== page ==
Uncoordinated care is one reason more than one-fifth of health care spending in the U.S. goes to 1 percent of patients, but Geisinger Health System is among those working to solve the problem, American Medical News reports.
Geisinger Health Plan's sickest patients -- those with heart failure, pulmonary disease, diabetes and other conditions -- are enrolled in its patient-centered medical home program called Proven Health Navigator, said Thomas Graf, MD, Geisinger Health System's associate chief medical officer for population health.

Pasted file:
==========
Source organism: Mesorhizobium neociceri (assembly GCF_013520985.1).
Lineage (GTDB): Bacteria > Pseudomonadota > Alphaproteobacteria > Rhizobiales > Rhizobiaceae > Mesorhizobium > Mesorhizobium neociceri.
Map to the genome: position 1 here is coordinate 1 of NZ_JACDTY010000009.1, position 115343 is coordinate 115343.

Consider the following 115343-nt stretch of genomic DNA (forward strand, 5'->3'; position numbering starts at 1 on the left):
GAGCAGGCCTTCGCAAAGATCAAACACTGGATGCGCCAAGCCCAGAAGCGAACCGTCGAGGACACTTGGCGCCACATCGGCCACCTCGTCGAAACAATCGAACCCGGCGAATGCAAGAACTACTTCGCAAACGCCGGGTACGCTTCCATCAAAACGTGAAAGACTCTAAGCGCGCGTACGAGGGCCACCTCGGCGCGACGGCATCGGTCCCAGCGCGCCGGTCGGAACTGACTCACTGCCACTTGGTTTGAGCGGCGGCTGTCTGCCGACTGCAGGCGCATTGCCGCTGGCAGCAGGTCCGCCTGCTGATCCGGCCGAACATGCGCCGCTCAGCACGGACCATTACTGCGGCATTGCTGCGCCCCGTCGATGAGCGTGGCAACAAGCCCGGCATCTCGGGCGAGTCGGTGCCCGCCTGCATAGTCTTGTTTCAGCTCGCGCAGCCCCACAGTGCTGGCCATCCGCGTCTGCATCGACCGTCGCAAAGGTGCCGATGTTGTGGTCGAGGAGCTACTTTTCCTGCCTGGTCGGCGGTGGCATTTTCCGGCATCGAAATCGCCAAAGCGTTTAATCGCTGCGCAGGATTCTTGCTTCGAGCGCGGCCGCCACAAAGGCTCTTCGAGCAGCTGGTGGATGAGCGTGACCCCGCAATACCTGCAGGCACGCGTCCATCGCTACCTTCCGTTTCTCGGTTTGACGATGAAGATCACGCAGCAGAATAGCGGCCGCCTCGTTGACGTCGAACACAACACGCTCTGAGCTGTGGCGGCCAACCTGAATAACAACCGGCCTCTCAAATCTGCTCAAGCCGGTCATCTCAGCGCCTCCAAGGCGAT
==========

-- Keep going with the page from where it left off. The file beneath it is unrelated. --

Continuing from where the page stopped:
Proven Health Navigator patients in active case management maintain close contact with their case managers, who are registered nurses. The RNs examine patients' medical and social support needs and maintain close phone contact. Some heart failure patients have remote monitoring in their homes. The machines allow them to send their weights, prescribed medications and dosages, and symptoms such as shortness of breath to their primary care teams electronically.
Dr. Graf said the medical home program is reducing Geisinger's costs by at least $1.20 for every dollar invested, in part through decreased hospitalizations. "You don't have to avoid a lot of hospitalizations to pay for these management techniques," he said.
American Medical News
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